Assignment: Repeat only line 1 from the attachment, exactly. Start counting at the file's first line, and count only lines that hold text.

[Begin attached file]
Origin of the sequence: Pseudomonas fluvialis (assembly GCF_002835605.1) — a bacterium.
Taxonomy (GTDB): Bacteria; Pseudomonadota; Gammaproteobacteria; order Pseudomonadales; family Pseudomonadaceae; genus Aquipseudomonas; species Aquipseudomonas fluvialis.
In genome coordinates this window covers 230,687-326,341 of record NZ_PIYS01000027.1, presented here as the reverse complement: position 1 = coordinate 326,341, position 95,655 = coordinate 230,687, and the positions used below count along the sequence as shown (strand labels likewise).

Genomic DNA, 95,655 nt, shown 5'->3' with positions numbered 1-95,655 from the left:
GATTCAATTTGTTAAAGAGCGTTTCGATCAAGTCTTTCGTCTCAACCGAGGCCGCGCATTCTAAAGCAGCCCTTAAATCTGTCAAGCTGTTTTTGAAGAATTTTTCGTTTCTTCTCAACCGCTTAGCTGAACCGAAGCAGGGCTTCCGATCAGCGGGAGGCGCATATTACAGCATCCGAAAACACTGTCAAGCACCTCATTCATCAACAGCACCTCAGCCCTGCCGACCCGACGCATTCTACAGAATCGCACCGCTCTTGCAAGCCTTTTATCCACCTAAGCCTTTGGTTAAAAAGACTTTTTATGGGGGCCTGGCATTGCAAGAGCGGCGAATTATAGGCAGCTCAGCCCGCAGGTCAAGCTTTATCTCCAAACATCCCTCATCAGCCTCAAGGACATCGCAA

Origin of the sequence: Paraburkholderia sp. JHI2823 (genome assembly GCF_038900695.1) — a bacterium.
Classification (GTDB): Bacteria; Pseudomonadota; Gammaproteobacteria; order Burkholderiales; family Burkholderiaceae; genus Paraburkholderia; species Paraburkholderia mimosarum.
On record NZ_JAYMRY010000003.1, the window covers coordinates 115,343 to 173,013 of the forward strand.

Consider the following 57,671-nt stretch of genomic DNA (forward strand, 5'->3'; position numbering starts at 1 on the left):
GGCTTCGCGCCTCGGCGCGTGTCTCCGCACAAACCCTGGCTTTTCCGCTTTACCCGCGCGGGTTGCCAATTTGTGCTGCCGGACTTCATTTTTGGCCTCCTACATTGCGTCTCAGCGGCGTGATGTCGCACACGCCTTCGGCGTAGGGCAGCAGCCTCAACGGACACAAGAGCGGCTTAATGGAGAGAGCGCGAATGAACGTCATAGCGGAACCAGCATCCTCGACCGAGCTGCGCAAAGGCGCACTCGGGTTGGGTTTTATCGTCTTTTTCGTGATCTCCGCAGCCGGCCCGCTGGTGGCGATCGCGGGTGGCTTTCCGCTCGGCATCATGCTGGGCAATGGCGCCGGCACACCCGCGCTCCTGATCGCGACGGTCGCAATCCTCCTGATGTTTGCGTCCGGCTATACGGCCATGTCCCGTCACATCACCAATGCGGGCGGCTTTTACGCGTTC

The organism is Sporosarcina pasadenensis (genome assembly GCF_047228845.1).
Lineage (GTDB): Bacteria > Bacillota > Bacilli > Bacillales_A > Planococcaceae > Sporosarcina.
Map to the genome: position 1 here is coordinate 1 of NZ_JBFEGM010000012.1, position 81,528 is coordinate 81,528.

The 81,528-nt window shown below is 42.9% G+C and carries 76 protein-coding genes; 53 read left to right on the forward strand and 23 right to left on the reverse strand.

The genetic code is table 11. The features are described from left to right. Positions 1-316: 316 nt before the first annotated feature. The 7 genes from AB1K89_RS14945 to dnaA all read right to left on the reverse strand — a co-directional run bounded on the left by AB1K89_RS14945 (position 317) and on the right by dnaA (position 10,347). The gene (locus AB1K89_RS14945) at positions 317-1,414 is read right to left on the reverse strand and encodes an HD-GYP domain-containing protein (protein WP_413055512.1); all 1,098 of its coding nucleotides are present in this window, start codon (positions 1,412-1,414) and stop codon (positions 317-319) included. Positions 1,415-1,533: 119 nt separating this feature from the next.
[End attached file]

Origin of the sequence: Pseudomonas fluvialis (assembly GCF_002835605.1) — a bacterium.